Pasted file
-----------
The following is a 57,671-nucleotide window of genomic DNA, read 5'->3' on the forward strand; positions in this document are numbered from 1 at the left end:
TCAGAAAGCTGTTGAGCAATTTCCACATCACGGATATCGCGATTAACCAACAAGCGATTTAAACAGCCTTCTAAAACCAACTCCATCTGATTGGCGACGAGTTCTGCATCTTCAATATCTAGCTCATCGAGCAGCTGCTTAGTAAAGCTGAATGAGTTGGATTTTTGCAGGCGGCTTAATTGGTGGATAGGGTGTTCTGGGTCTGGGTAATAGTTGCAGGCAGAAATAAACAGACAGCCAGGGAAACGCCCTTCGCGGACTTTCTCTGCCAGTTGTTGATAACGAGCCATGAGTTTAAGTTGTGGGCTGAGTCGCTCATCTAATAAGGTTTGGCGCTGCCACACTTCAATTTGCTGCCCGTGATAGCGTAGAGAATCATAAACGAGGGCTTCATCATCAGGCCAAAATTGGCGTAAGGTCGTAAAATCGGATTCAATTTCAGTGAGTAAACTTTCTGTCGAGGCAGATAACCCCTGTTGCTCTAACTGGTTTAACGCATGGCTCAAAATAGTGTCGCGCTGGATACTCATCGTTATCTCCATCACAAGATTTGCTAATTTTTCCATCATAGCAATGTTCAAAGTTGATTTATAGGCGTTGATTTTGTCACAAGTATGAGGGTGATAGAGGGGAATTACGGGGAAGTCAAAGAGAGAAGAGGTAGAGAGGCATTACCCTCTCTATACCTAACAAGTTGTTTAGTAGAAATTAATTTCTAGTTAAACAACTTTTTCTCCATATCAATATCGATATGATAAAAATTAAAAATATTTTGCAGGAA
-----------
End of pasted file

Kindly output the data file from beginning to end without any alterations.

The following is a 57,671-nucleotide window of genomic DNA, read 5'->3' on the forward strand; positions in this document are numbered from 1 at the left end:
TCAGAAAGCTGTTGAGCAATTTCCACATCACGGATATCGCGATTAACCAACAAGCGATTTAAACAGCCTTCTAAAACCAACTCCATCTGATTGGCGACGAGTTCTGCATCTTCAATATCTAGCTCATCGAGCAGCTGCTTAGTAAAGCTGAATGAGTTGGATTTTTGCAGGCGGCTTAATTGGTGGATAGGGTGTTCTGGGTCTGGGTAATAGTTGCAGGCAGAAATAAACAGACAGCCAGGGAAACGCCCTTCGCGGACTTTCTCTGCCAGTTGTTGATAACGAGCCATGAGTTTAAGTTGTGGGCTGAGTCGCTCATCTAATAAGGTTTGGCGCTGCCACACTTCAATTTGCTGCCCGTGATAGCGTAGAGAATCATAAACGAGGGCTTCATCATCAGGCCAAAATTGGCGTAAGGTCGTAAAATCGGATTCAATTTCAGTGAGTAAACTTTCTGTCGAGGCAGATAACCCCTGTTGCTCTAACTGGTTTAACGCATGGCTCAAAATAGTGTCGCGCTGGATACTCATCGTTATCTCCATCACAAGATTTGCTAATTTTTCCATCATAGCAATGTTCAAAGTTGATTTATAGGCGTTGATTTTGTCACAAGTATGAGGGTGATAGAGGGGAATTACGGGGAAGTCAAAGAGAGAAGAGGTAGAGAGGCATTACCCTCTCTATACCTAACAAGTTGTTTAGTAGAAATTAATTTCTAGTTAAACAACTTTTTCTCCATATCAATATCGATATGATAAAAATTAAAAATATTTTGCAGGAA